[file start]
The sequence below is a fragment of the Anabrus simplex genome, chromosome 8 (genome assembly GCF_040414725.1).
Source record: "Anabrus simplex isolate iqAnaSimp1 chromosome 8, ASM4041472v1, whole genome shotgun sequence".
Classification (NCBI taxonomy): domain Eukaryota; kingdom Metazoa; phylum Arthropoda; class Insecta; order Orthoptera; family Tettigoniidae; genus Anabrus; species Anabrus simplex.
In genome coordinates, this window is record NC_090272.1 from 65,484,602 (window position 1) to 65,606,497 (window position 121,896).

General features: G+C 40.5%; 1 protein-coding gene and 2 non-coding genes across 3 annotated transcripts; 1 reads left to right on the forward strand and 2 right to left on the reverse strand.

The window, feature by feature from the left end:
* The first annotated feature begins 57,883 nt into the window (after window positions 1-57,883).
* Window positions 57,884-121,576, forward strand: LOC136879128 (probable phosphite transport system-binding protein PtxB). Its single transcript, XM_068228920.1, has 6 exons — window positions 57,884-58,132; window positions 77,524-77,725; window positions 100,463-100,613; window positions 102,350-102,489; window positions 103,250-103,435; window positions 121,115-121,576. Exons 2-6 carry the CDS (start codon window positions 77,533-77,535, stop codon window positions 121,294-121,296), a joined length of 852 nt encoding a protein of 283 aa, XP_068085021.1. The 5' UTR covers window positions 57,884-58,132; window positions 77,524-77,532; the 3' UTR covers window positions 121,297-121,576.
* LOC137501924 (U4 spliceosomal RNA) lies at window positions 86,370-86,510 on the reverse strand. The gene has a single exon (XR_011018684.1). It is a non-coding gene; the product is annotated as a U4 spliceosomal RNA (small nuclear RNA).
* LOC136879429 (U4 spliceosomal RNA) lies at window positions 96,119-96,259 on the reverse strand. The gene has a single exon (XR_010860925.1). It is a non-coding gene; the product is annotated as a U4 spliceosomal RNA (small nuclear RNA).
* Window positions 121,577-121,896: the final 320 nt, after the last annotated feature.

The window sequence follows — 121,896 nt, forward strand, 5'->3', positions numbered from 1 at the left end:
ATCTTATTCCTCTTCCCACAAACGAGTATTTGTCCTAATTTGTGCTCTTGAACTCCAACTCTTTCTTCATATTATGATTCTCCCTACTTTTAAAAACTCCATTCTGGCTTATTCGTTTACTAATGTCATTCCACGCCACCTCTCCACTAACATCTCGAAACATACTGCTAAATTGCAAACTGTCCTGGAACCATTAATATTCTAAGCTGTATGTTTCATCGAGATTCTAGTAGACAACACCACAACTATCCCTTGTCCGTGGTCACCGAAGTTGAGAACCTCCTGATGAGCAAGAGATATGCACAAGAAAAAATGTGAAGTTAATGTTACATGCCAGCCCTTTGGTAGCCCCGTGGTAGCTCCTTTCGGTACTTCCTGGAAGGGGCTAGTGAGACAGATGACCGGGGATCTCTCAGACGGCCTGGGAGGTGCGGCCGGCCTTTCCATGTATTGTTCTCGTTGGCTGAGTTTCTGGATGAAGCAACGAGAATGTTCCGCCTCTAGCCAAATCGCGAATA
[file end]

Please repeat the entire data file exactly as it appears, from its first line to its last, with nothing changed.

The sequence below is a fragment of the Anabrus simplex genome, chromosome 8 (genome assembly GCF_040414725.1).
Source record: "Anabrus simplex isolate iqAnaSimp1 chromosome 8, ASM4041472v1, whole genome shotgun sequence".
Classification (NCBI taxonomy): domain Eukaryota; kingdom Metazoa; phylum Arthropoda; class Insecta; order Orthoptera; family Tettigoniidae; genus Anabrus; species Anabrus simplex.
In genome coordinates, this window is record NC_090272.1 from 65,484,602 (window position 1) to 65,606,497 (window position 121,896).

General features: G+C 40.5%; 1 protein-coding gene and 2 non-coding genes across 3 annotated transcripts; 1 reads left to right on the forward strand and 2 right to left on the reverse strand.

The window, feature by feature from the left end:
* The first annotated feature begins 57,883 nt into the window (after window positions 1-57,883).
* Window positions 57,884-121,576, forward strand: LOC136879128 (probable phosphite transport system-binding protein PtxB). Its single transcript, XM_068228920.1, has 6 exons — window positions 57,884-58,132; window positions 77,524-77,725; window positions 100,463-100,613; window positions 102,350-102,489; window positions 103,250-103,435; window positions 121,115-121,576. Exons 2-6 carry the CDS (start codon window positions 77,533-77,535, stop codon window positions 121,294-121,296), a joined length of 852 nt encoding a protein of 283 aa, XP_068085021.1. The 5' UTR covers window positions 57,884-58,132; window positions 77,524-77,532; the 3' UTR covers window positions 121,297-121,576.
* LOC137501924 (U4 spliceosomal RNA) lies at window positions 86,370-86,510 on the reverse strand. The gene has a single exon (XR_011018684.1). It is a non-coding gene; the product is annotated as a U4 spliceosomal RNA (small nuclear RNA).
* LOC136879429 (U4 spliceosomal RNA) lies at window positions 96,119-96,259 on the reverse strand. The gene has a single exon (XR_010860925.1). It is a non-coding gene; the product is annotated as a U4 spliceosomal RNA (small nuclear RNA).
* Window positions 121,577-121,896: the final 320 nt, after the last annotated feature.

The window sequence follows — 121,896 nt, forward strand, 5'->3', positions numbered from 1 at the left end:
ATCTTATTCCTCTTCCCACAAACGAGTATTTGTCCTAATTTGTGCTCTTGAACTCCAACTCTTTCTTCATATTATGATTCTCCCTACTTTTAAAAACTCCATTCTGGCTTATTCGTTTACTAATGTCATTCCACGCCACCTCTCCACTAACATCTCGAAACATACTGCTAAATTGCAAACTGTCCTGGAACCATTAATATTCTAAGCTGTATGTTTCATCGAGATTCTAGTAGACAACACCACAACTATCCCTTGTCCGTGGTCACCGAAGTTGAGAACCTCCTGATGAGCAAGAGATATGCACAAGAAAAAATGTGAAGTTAATGTTACATGCCAGCCCTTTGGTAGCCCCGTGGTAGCTCCTTTCGGTACTTCCTGGAAGGGGCTAGTGAGACAGATGACCGGGGATCTCTCAGACGGCCTGGGAGGTGCGGCCGGCCTTTCCATGTATTGTTCTCGTTGGCTGAGTTTCTGGATGAAGCAACGAGAATGTTCCGCCTCTAGCCAAATCGCGAATA